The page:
Often playing video games is associated with unhealthy behavior. There is a strong stereotype of a gamer who stays in the basement, eating junk food and never leaving the house.
So it may come as a surprise to some when Green Ribbon Schools added a game design contest as part of their Healthivores program. For this contest, Gamestar made some new sprites depicting both healthy foods and fast foods. The kids who entered the Healthivores contest made use of these sprites in very interesting ways.
Their were over 400 entries to the competition. The winning game described a war against the “fast foodies,” where the hero (you) learns that apples and other health foods give you nutrients and “special powers” to fight in the war, like running faster and jumping higher.
Check out the competition page and play the games of the winners!
Games sometimes get a bad rap because of the stereotypical hard core gamer locked away in his basement for hours on end, never seeing the light of day. Our friends at Green Ribbon Schools have been using Gamestar for a while now and recently launched their own game design contest that turns this image on its ear by using game design to promote healthy living.
Green Ribbon Schools is an award program that recognizes schools participating in activities that promote and encourage a healthy and environmentally friendly learning environment. Their Healthivores Game Design Contest encourages students to design games that teach a healthy lesson. The contest website features an amazing range of resources ranging from videos to lesson plans to educational materials to help students and teachers get started in making their entries, even for folks who have never made a game or taught game design before. Students have the opportunity to win notebook computers for themselves, their teachers and their school for designing the best games.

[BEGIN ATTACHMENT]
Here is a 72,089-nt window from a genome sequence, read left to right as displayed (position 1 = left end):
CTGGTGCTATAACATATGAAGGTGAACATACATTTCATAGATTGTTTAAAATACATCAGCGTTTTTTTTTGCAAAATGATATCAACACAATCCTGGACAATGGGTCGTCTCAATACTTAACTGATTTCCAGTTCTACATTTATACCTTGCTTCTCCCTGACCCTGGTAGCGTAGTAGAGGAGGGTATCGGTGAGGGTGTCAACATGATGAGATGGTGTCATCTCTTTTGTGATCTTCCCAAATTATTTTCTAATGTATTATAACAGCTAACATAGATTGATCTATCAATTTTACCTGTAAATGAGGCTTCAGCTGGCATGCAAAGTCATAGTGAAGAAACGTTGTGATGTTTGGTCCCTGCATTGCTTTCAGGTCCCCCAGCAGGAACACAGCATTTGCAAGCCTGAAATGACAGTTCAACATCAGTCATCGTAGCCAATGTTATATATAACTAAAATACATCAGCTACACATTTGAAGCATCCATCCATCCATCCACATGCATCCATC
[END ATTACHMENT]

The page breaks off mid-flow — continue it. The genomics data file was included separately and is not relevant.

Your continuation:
The contest is open now through May 1, 2012. You can find out more at the contest website.
As followers of this blog know, we’ve found game design competitions to be a really effective way to engage and motivate students around the game design process, as well as to connect kids’ interest in game design with learning in other subject areas. It’s pretty neat to see others embracing this philosophy and putting together interesting and educational game design contests of their own.